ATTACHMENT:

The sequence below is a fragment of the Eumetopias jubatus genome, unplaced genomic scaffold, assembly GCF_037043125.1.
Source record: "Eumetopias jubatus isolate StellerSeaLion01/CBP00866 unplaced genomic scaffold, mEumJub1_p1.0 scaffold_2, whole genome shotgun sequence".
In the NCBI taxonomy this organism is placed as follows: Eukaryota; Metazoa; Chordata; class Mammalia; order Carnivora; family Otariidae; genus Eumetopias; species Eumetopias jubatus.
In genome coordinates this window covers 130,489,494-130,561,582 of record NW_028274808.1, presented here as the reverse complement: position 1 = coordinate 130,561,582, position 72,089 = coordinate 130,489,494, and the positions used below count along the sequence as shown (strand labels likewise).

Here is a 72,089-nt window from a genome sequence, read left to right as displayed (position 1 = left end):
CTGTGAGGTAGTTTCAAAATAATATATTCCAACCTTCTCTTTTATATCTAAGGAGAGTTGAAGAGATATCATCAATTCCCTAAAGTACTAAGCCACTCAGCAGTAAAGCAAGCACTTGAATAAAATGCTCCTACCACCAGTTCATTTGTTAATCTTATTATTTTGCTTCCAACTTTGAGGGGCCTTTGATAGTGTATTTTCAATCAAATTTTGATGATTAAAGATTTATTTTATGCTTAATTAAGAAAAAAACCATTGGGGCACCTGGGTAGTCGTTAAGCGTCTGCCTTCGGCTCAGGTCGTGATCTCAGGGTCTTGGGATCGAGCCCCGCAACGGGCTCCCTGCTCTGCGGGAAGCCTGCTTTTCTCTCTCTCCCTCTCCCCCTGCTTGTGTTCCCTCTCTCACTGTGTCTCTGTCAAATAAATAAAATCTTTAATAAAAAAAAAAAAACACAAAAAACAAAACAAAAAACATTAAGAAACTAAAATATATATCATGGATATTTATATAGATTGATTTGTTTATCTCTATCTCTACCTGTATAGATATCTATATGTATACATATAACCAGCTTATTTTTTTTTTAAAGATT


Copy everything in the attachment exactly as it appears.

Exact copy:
The sequence below is a fragment of the Eumetopias jubatus genome, unplaced genomic scaffold, assembly GCF_037043125.1.
Source record: "Eumetopias jubatus isolate StellerSeaLion01/CBP00866 unplaced genomic scaffold, mEumJub1_p1.0 scaffold_2, whole genome shotgun sequence".
In the NCBI taxonomy this organism is placed as follows: Eukaryota; Metazoa; Chordata; class Mammalia; order Carnivora; family Otariidae; genus Eumetopias; species Eumetopias jubatus.
In genome coordinates this window covers 130,489,494-130,561,582 of record NW_028274808.1, presented here as the reverse complement: position 1 = coordinate 130,561,582, position 72,089 = coordinate 130,489,494, and the positions used below count along the sequence as shown (strand labels likewise).

Here is a 72,089-nt window from a genome sequence, read left to right as displayed (position 1 = left end):
CTGTGAGGTAGTTTCAAAATAATATATTCCAACCTTCTCTTTTATATCTAAGGAGAGTTGAAGAGATATCATCAATTCCCTAAAGTACTAAGCCACTCAGCAGTAAAGCAAGCACTTGAATAAAATGCTCCTACCACCAGTTCATTTGTTAATCTTATTATTTTGCTTCCAACTTTGAGGGGCCTTTGATAGTGTATTTTCAATCAAATTTTGATGATTAAAGATTTATTTTATGCTTAATTAAGAAAAAAACCATTGGGGCACCTGGGTAGTCGTTAAGCGTCTGCCTTCGGCTCAGGTCGTGATCTCAGGGTCTTGGGATCGAGCCCCGCAACGGGCTCCCTGCTCTGCGGGAAGCCTGCTTTTCTCTCTCTCCCTCTCCCCCTGCTTGTGTTCCCTCTCTCACTGTGTCTCTGTCAAATAAATAAAATCTTTAATAAAAAAAAAAAAACACAAAAAACAAAACAAAAAACATTAAGAAACTAAAATATATATCATGGATATTTATATAGATTGATTTGTTTATCTCTATCTCTACCTGTATAGATATCTATATGTATACATATAACCAGCTTATTTTTTTTTTAAAGATT